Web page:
The exhibition has been organised by the Modern Art Museum of Fort Worth, Fort Worth, Texas and curated by Michael Auping, Chief Curator, Modern Art Museum of Fort Worth. For the presentation at the RA, Michael Auping has collaborated with Norman Rosenthal, Exhibitions Secretary, Royal Academy of Arts and David McKee, Philip Guston’s dealer from 1968 until the artist’s death in 1980.

The exhibition is supported by the American Associates of the Royal Academy Trust, and various anonymous donors.

A comprehensive catalogue has been published to coincide with the exhibition tour. In depth essays by a group of noted critics and art historians, including Dore Ashton and Andrew Graham-Dixon, explore Guston’s career. With an introduction by Michael Auping, colour plates and a number of works from his estate never before reproduced, this benchmark catalogue sheds new light on the artist.
Hardback £35 ISBN 0500093083
Paperback £22.50 ISBN 190397349X

The Audioguide produced by Antenna Audio provides a comprehensive guide to the exhibition and features recordings of Guston made in the late 1970s and 1980. The audioguide also includes contributions from Nan Rosenthal, curator at the Metropolitan Museum of Art, New York, Michael Auping and Guston’s daughter, Musa Mayer.

Philip Guston: A Life Lived (1980) by Michael Blackwood will be on continuous display in one of the galleries for the duration of the exhibition. Filmed just before the artist’s death, Guston speaks candidly about his work and looks back over a career that spanned 50 years.

The exhibition is complemented by a series of evening and lunchtime lectures and gallery talks. Please see separate press release for details.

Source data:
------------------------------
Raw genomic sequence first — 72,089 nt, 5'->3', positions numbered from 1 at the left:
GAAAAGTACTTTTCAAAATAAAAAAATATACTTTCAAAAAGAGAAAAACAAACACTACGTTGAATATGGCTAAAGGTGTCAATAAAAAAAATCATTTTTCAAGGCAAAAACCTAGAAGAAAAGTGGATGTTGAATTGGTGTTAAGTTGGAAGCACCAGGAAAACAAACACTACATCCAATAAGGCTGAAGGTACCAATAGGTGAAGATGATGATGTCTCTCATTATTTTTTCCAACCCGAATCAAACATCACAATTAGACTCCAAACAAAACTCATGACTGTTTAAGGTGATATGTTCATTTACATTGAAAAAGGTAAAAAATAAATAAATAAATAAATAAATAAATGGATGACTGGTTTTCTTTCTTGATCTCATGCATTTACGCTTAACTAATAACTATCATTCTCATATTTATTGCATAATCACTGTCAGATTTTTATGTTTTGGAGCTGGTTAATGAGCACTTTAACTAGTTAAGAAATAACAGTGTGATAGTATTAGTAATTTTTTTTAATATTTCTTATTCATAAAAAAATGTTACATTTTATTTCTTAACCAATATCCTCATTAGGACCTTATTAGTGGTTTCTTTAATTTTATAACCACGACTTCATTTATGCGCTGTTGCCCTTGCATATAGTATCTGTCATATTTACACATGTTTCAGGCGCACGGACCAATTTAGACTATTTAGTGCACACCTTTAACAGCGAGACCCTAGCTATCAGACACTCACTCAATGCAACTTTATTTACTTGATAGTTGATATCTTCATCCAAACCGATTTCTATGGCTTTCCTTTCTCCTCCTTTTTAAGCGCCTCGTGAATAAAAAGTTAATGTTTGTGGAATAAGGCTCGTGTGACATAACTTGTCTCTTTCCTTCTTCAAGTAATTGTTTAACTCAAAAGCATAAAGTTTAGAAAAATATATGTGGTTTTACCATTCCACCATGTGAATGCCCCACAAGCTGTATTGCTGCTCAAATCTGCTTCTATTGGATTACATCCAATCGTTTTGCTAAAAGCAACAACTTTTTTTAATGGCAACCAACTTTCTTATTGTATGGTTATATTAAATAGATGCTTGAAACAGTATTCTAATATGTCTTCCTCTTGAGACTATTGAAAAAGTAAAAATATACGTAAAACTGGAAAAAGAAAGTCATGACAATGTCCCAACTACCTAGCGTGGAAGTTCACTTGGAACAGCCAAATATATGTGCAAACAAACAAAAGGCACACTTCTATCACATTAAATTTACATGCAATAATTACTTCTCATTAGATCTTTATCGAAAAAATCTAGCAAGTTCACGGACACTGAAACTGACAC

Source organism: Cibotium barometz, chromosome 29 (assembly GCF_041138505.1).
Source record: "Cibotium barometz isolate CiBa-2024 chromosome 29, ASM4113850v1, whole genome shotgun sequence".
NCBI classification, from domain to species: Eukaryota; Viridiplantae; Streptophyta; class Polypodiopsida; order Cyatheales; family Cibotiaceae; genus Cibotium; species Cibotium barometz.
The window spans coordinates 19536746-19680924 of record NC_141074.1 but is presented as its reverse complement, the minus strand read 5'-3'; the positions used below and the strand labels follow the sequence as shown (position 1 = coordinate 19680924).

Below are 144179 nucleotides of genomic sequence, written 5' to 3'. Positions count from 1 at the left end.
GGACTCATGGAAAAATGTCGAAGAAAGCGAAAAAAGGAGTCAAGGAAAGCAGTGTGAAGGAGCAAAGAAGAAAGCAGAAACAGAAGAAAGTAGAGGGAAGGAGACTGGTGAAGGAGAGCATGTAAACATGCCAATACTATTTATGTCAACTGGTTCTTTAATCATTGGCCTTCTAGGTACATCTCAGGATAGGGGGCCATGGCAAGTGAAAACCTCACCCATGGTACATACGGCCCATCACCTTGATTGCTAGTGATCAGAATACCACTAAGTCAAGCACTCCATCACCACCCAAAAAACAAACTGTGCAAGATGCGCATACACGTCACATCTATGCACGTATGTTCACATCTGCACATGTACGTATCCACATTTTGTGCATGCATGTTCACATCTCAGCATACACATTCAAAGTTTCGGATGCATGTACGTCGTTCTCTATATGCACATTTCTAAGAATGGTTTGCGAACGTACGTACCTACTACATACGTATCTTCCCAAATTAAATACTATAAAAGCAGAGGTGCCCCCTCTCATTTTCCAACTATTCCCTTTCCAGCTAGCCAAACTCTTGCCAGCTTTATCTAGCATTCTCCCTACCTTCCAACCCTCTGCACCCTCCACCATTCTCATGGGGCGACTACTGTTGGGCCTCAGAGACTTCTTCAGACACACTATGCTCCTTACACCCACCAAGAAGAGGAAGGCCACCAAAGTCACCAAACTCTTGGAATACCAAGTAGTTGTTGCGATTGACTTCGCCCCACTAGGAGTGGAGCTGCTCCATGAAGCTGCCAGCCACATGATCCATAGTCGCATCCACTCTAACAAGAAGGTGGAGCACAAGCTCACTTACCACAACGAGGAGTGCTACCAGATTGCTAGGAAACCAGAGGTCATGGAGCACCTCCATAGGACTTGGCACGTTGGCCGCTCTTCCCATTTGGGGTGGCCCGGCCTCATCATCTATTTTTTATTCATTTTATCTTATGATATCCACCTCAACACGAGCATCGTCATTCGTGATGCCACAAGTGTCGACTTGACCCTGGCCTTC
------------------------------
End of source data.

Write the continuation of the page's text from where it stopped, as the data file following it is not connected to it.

To coincide with The Art of Philip Guston BBC4 explores the artist’s life and career from his first attempts at painting from inside a closet in the 1920s, through the turbulent times of Jackson Pollock and Abstract Expressionism, to his radical 1970 show which shocked the New York art establishment, forcing him into reclusive obscurity until his death in 1980. Presented by Andrew Graham Dixon, the documentary features footage of Guston and his studio and home in Woodstock as well as interviews with his daughter, Musa Mayer, his friend and art dealer, David McKee, and art historians.

The programme will be broadcast on BBC4 on Wednesday 28 January at 8.30pm and 12.50am and repeated on BBC4 on Saturday 31 January at 10.30pm. Viewing copies of the film will be available on Tuesday 27 January. Please contact Kirsty Reid, BBC Arts tel: 020 8752 6010.

The Timothy Taylor Gallery will present an exhibition of Philip Guston’s paintings from 22 January – 21 February 2004. The exhibition will display works from the Estate of Philip Guston dating from 1969-1979, the years in which Guston broke through the prescriptions against figuration and embarked on arguably his most powerful body of work.
For further information please contact Chloe Grimshaw at Purple; tel: 020 7439 9888 or

Modern Art Museum of Fort Worth 30 March – 8 June 2003
San Francisco Museum of Modern Art 28 June – 27 September 2003
The Metropolitan Museum of Art, New York 27 October 2003 – 4 January 2004
Royal Academy of Arts, London 24 January – April 12 2004

Press View: Tuesday 20 January 2004, 10am – 2pm
Open to public: Saturday 24 January – Monday 12 April 2004
10am – 6pm daily (last admission 5.30pm)
Late night opening: Fridays until 10pm (last admission 9.30pm)

£7.50 full charge; £6.50 groups of 10 or more; 60 years+ and registered disabled; £5.50 NUS; £3.00 12-18 years; £2.00 9-11 years

Tickets are available daily at the RA. To book tickets in advance please tel: 0870 126 0266 or visit Groups of 10+ are asked to book in advance on tel: 020 7300 5995; fax: 020 7300 5781 or email:

Royal Academy of Arts
Burlington House
London W1J OBD
Tel: 020 7300 8000
Fax: 020 7300 8001